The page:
The Incurable Romantic: And Other Tales of Madness and Desire
“A delicious read about the terrifying, inexorable, and sometimes brutal power of romantic passion—always thrilling, sometimes desperate, shockingly dark.”
“All You Need is Love,” says the Beatle’s hit song. It promises butterflies and rainbows. But the more interesting aftermath is what happens when “all you need” is denied or, worse, ripped away? The high incidence of depression and suicide following divorce or amorous break ups illustrates how our idealization of love ironically arms its destructive power.
Frank Tallis’ The Incurable Romantic and Other Tales of Madness and Desire is a delicious read about the terrifying, inexorable, and sometimes brutal power of romantic passion—always thrilling, sometimes desperate, shockingly dark. It is a book about the disparity between romantic ideals and our experience of love as it really is. It explores, too, the astonishing ways in which disappointed lovers cope with the disparity.
Tallis is a British psychologist and author of several award–winning books. Here he provides a dozen vignettes of patients literally gone mad with love. They are drawn both from private practice and state institutions where he is a consultant. His characters are sharply rendered and nuanced in the manner of good fiction, but they also show the all too real dark realms of besotted minds. Boundaries dissolve between normal and aberrant.
Lovesickness is well-known in our culture—an illness unique in being curable only by the one who inflicts it. Well into the 18th century, physicians acknowledged lovesickness as a physical malady like having pneumonia or kidney stones. Its symptoms could be fatal (and still can be) as shown by the surprise ending of E. M. Forster’s short story, “The Life to Come.”
Jealous protagonists are sprinkled throughout literature. One of Tallis’s patients is obsessively jealous of her partner. “All right—I suppose I can be quite controlling, possessive—whatever. But so what? If you love someone, isn’t that just natural?” she says, illustrating how love and jealousy are inextricably entangled, and how false inferences inevitably lead to false conclusions.
Jealous love and domestic violence go hand in hand. One in three American couples have a history of domestic violence arising from suspicion, mistrust, and sexual jealousy. One third of murdered women worldwide are done in by husbands or boyfriends, as Aaron Ben–Ze’ev and Ruhama Goussinsky recount in their startling book, In the Name of Love. Love is intrinsically ambivalent and can perpetrate the worst of evils in its name. The Internet has opened up a channel “among young couples eager to explore a ‘polyamorous’ lifestyle, yet many of them confess that overcoming jealousy is a major obstacle.”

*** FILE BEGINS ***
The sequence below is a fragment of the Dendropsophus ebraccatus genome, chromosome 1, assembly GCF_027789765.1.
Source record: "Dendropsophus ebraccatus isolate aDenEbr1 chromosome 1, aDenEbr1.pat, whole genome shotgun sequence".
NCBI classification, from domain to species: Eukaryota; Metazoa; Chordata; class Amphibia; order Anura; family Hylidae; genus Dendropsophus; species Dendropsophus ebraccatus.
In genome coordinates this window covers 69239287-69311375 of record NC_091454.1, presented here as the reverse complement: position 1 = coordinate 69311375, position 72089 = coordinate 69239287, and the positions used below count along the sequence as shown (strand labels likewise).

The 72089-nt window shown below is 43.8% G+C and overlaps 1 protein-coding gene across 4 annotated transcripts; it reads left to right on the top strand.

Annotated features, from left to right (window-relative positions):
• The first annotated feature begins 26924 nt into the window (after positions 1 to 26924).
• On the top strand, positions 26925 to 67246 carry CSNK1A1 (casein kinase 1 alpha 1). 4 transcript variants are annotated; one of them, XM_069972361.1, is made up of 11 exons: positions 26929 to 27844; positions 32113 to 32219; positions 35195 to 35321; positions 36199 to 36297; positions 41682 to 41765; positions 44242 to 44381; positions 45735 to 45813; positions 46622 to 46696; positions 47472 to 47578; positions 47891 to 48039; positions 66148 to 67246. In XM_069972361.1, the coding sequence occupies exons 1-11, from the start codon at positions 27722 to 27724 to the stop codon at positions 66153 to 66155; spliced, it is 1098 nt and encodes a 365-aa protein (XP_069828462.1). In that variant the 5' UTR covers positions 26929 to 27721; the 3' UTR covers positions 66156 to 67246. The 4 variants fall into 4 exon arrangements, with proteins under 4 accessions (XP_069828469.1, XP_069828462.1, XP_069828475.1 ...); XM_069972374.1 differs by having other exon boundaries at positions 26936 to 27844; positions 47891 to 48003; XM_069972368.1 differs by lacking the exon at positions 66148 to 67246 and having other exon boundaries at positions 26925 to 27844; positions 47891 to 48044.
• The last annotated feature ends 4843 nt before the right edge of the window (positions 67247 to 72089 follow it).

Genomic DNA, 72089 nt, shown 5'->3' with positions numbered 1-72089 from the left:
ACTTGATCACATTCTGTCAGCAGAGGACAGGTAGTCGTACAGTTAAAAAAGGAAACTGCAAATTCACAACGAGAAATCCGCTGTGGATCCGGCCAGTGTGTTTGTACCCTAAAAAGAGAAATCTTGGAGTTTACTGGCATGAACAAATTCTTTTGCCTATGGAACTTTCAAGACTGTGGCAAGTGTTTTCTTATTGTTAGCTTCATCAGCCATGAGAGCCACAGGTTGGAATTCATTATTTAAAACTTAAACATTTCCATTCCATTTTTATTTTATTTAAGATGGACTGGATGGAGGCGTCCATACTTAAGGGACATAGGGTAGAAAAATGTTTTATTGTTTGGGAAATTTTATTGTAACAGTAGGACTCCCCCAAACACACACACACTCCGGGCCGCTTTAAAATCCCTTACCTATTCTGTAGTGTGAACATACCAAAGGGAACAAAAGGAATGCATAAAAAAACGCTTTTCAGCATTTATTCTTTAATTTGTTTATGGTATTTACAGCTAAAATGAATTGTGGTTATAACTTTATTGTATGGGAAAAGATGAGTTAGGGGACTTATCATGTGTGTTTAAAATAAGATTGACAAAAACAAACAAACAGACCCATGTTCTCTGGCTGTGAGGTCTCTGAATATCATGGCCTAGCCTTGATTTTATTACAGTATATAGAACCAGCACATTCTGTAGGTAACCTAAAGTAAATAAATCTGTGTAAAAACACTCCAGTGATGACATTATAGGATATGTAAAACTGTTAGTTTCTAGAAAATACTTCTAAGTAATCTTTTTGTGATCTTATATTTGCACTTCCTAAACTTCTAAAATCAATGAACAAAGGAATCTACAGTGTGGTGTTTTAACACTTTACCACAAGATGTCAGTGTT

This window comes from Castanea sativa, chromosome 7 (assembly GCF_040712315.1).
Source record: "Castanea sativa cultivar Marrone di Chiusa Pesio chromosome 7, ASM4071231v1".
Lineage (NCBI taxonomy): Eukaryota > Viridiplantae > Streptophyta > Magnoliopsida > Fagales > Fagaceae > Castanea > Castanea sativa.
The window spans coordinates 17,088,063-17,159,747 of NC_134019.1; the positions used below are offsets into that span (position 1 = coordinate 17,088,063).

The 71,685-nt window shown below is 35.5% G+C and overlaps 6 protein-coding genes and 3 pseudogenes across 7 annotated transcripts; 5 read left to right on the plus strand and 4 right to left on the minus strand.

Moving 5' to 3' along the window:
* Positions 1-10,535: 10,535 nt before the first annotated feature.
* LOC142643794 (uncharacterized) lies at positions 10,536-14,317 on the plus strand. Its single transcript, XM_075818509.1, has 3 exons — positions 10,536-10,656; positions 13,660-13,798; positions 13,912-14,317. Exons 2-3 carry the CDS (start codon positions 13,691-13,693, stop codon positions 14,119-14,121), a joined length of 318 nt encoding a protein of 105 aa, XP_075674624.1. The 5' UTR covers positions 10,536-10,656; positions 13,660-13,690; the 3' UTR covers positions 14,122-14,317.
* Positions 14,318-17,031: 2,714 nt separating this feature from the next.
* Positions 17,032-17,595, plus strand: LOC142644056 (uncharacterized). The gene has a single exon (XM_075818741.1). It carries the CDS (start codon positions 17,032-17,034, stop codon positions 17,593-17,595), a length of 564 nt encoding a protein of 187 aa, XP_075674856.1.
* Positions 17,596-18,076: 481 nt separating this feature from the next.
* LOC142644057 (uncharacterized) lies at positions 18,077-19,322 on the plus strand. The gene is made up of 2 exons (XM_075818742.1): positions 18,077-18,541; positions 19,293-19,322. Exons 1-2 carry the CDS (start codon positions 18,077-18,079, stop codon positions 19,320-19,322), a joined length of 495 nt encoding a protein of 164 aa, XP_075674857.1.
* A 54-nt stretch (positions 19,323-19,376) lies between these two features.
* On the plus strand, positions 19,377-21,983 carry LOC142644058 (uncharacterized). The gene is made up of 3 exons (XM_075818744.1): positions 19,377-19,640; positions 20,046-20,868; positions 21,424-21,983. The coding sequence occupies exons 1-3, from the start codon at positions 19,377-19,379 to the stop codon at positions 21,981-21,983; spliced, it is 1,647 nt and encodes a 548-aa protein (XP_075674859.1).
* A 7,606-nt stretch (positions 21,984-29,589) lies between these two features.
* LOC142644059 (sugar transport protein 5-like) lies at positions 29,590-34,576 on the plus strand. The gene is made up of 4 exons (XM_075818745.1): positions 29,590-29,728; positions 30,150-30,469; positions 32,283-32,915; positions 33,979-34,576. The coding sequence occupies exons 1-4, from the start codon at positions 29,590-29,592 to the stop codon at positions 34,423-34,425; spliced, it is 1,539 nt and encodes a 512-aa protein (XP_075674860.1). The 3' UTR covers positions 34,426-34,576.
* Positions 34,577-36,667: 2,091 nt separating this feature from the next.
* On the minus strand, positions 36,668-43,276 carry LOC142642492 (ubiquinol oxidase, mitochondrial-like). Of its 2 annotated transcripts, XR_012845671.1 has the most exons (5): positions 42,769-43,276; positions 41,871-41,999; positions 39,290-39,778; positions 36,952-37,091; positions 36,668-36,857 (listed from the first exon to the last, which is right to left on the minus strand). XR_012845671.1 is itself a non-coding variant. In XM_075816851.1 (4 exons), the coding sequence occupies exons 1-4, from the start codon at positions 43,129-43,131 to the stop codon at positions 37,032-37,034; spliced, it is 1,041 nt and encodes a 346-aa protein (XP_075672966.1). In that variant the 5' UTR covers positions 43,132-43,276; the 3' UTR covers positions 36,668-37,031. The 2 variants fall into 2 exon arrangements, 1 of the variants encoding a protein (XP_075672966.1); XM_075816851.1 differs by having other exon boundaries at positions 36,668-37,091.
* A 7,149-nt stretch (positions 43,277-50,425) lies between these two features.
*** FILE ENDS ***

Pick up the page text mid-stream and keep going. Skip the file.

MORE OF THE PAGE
One of Tallis’s patients is convinced that her dentist is secretly in love with her. Impervious to rational appeals, her obsessive stalking forces him to flee the country. Another man squanders his considerable wealth on 3,000 prostitutes. He needs them to fall in love with him, but then discards them once they do.
Another character grows increasingly narcissistic and infatuated with his own reflection, eventually dismissing the longstanding companion with whom he had been deeply in love. The story of a man falling in love with himself shows that “Selfie culture and social media have made it clear that human beings are highly prone to self–obsession.” Many celebrities are “completely enabled to step out of role . . . Even in the consulting room,” which makes trying to help them “almost impossible.”
It would have helped readers if Tallis had given a better understanding of how people fall in love in the first place. What psychology calls limerance describes the sap-rising, head-over-heels feeling of buoyancy, of walking on air as we are flooded with intrusive thoughts about the potential beloved and an acute longing for reciprocation while a general intensity of feeling pushes other concerns to the background.
Psychoanalyst Ethel Person laid out the steps of limerance in two excellent books, Dreams of Love and Fateful Encounter and By Force of Fantasy. In addition to fantasies about the ideal beloved we harbor fantasies about romance itself. We ask it to satisfy longings for attachment, dependence, sex, and companionship. Romantic love condenses and conceals a range of subsidiary wishes and makes impossible demands, which is why it can fall apart.
These dozen vignettes reveal times that Tallis is unable to do anything to assuage his patient’s problem. While psychotherapy is sometimes impotent, he seems to be saying that the negative problems of love deserve more serious consideration. High schools provide sex education, so why not love education or relationship education? So many young people who are not yet emotionally mature undergo confusing infatuation, agonizing rejection, and suicidal heartbreak. “If as a society we agree that love is the most important thing in life,” he asks, “shouldn’t we prepare young people for love and help them make the most of it?”